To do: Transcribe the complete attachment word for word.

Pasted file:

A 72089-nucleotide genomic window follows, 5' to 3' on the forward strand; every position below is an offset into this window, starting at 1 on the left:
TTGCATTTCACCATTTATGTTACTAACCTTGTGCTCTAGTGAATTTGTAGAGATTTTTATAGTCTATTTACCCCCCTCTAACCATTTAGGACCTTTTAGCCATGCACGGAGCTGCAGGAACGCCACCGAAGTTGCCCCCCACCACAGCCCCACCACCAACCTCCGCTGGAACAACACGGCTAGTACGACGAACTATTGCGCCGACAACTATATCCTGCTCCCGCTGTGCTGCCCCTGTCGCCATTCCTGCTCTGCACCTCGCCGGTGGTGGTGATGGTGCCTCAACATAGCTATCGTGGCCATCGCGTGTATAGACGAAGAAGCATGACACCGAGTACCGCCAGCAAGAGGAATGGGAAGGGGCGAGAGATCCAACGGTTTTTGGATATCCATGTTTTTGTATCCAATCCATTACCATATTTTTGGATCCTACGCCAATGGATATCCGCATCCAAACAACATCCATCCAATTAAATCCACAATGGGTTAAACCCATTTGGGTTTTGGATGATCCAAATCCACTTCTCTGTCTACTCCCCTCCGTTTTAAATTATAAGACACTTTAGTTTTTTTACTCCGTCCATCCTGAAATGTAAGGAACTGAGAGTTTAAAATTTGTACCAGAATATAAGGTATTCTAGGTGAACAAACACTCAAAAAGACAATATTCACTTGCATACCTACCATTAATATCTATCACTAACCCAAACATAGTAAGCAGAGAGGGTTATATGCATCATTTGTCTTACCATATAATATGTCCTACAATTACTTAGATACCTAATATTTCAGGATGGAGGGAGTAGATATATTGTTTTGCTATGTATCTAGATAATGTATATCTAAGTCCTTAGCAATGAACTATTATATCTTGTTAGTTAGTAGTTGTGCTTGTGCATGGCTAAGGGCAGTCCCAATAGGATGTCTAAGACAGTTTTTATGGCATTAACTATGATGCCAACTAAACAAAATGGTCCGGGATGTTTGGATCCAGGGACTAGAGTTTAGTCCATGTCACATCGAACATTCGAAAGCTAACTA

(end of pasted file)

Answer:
A 72089-nucleotide genomic window follows, 5' to 3' on the forward strand; every position below is an offset into this window, starting at 1 on the left:
TTGCATTTCACCATTTATGTTACTAACCTTGTGCTCTAGTGAATTTGTAGAGATTTTTATAGTCTATTTACCCCCCTCTAACCATTTAGGACCTTTTAGCCATGCACGGAGCTGCAGGAACGCCACCGAAGTTGCCCCCCACCACAGCCCCACCACCAACCTCCGCTGGAACAACACGGCTAGTACGACGAACTATTGCGCCGACAACTATATCCTGCTCCCGCTGTGCTGCCCCTGTCGCCATTCCTGCTCTGCACCTCGCCGGTGGTGGTGATGGTGCCTCAACATAGCTATCGTGGCCATCGCGTGTATAGACGAAGAAGCATGACACCGAGTACCGCCAGCAAGAGGAATGGGAAGGGGCGAGAGATCCAACGGTTTTTGGATATCCATGTTTTTGTATCCAATCCATTACCATATTTTTGGATCCTACGCCAATGGATATCCGCATCCAAACAACATCCATCCAATTAAATCCACAATGGGTTAAACCCATTTGGGTTTTGGATGATCCAAATCCACTTCTCTGTCTACTCCCCTCCGTTTTAAATTATAAGACACTTTAGTTTTTTTACTCCGTCCATCCTGAAATGTAAGGAACTGAGAGTTTAAAATTTGTACCAGAATATAAGGTATTCTAGGTGAACAAACACTCAAAAAGACAATATTCACTTGCATACCTACCATTAATATCTATCACTAACCCAAACATAGTAAGCAGAGAGGGTTATATGCATCATTTGTCTTACCATATAATATGTCCTACAATTACTTAGATACCTAATATTTCAGGATGGAGGGAGTAGATATATTGTTTTGCTATGTATCTAGATAATGTATATCTAAGTCCTTAGCAATGAACTATTATATCTTGTTAGTTAGTAGTTGTGCTTGTGCATGGCTAAGGGCAGTCCCAATAGGATGTCTAAGACAGTTTTTATGGCATTAACTATGATGCCAACTAAACAAAATGGTCCGGGATGTTTGGATCCAGGGACTAGAGTTTAGTCCATGTCACATCGAACATTCGAAAGCTAACTA